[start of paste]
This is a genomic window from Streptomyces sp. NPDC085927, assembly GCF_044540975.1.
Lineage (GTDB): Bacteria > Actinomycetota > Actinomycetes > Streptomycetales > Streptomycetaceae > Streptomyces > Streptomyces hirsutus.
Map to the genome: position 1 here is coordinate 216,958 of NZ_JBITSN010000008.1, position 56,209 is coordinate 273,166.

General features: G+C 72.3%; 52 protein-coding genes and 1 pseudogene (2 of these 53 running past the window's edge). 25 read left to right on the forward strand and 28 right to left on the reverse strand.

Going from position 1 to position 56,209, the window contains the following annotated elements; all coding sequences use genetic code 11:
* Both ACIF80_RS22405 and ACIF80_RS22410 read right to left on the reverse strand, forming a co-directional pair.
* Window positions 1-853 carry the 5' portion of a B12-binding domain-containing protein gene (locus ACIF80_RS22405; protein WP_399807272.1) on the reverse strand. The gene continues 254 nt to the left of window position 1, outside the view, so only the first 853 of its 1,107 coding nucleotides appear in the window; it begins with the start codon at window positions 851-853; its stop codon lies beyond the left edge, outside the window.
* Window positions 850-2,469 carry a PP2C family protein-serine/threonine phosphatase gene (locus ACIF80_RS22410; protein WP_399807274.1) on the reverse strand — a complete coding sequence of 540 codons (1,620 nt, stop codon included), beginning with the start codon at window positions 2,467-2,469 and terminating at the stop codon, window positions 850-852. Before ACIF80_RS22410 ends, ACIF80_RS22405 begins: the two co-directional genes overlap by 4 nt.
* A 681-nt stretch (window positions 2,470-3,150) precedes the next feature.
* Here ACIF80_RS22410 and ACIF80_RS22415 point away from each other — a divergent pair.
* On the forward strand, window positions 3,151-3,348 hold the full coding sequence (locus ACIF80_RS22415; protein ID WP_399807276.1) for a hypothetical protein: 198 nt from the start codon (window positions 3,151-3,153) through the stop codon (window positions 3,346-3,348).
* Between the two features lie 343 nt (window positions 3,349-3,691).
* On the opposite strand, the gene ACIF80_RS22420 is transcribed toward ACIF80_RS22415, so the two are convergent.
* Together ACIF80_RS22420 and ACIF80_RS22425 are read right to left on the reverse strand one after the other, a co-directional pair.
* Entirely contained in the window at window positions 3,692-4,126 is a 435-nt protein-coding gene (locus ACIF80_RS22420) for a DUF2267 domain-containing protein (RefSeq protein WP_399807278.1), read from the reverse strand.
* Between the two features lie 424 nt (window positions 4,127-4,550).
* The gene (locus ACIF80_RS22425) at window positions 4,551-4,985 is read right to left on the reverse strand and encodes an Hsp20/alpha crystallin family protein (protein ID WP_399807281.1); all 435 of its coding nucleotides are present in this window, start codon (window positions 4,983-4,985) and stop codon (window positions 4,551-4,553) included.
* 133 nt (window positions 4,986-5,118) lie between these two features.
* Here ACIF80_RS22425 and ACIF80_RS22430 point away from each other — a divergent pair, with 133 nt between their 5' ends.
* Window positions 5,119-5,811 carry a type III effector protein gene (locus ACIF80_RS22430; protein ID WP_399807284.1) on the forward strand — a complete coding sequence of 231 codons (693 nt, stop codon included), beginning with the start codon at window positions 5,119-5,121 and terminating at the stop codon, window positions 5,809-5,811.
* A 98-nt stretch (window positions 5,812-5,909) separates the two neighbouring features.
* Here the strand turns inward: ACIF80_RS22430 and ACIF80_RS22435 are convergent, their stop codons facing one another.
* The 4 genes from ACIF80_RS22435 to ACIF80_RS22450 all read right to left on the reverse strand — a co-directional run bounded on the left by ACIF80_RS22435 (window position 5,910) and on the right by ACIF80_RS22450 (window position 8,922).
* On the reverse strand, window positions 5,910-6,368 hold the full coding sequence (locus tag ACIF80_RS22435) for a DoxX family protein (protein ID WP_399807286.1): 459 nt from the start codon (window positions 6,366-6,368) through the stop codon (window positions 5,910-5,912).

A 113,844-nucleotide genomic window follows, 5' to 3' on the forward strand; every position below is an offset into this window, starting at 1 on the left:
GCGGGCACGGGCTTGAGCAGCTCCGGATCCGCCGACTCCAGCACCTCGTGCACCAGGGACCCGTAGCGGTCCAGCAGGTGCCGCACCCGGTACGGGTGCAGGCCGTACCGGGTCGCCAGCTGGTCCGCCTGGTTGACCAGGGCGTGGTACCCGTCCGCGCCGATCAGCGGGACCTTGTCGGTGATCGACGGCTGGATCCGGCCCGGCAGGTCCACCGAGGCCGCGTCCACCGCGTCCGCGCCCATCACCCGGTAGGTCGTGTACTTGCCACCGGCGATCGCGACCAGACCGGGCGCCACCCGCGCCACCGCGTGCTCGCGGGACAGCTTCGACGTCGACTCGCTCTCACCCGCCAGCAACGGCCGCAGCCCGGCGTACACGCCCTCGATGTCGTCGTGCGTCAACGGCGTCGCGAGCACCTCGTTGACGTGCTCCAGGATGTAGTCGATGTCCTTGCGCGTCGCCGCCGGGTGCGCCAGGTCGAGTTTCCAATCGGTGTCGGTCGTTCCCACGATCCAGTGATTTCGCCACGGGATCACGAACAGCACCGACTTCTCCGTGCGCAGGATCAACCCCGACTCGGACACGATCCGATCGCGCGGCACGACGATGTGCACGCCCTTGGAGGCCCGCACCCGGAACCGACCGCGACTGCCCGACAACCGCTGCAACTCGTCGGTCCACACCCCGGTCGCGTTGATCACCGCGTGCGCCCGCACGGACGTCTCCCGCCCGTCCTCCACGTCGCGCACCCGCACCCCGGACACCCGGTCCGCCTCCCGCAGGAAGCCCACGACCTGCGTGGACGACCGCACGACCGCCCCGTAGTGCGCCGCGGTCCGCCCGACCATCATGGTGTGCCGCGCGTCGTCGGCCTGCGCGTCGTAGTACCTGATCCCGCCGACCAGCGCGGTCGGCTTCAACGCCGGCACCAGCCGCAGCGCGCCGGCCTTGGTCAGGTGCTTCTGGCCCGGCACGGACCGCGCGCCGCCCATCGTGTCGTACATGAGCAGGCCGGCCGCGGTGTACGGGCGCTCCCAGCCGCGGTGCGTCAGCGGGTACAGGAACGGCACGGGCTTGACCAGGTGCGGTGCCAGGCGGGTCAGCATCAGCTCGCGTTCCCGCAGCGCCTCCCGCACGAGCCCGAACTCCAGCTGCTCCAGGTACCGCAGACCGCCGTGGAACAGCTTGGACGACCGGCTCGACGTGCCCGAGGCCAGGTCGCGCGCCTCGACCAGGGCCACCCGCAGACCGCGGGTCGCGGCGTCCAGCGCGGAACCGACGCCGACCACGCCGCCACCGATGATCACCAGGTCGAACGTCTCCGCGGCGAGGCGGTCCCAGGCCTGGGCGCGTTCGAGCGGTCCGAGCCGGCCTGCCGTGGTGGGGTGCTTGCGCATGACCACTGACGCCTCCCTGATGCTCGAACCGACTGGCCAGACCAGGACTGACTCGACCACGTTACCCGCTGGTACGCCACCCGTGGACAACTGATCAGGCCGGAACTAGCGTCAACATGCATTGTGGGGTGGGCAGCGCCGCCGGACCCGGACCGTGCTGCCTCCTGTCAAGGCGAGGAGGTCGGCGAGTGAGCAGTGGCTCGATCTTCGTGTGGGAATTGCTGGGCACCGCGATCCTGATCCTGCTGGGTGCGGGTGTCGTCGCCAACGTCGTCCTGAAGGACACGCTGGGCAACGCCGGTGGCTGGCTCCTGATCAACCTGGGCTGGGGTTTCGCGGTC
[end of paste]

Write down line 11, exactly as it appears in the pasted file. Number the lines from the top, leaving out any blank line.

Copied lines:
* On the forward strand, window positions 3,151-3,348 hold the full coding sequence (locus ACIF80_RS22415; protein ID WP_399807276.1) for a hypothetical protein: 198 nt from the start codon (window positions 3,151-3,153) through the stop codon (window positions 3,346-3,348).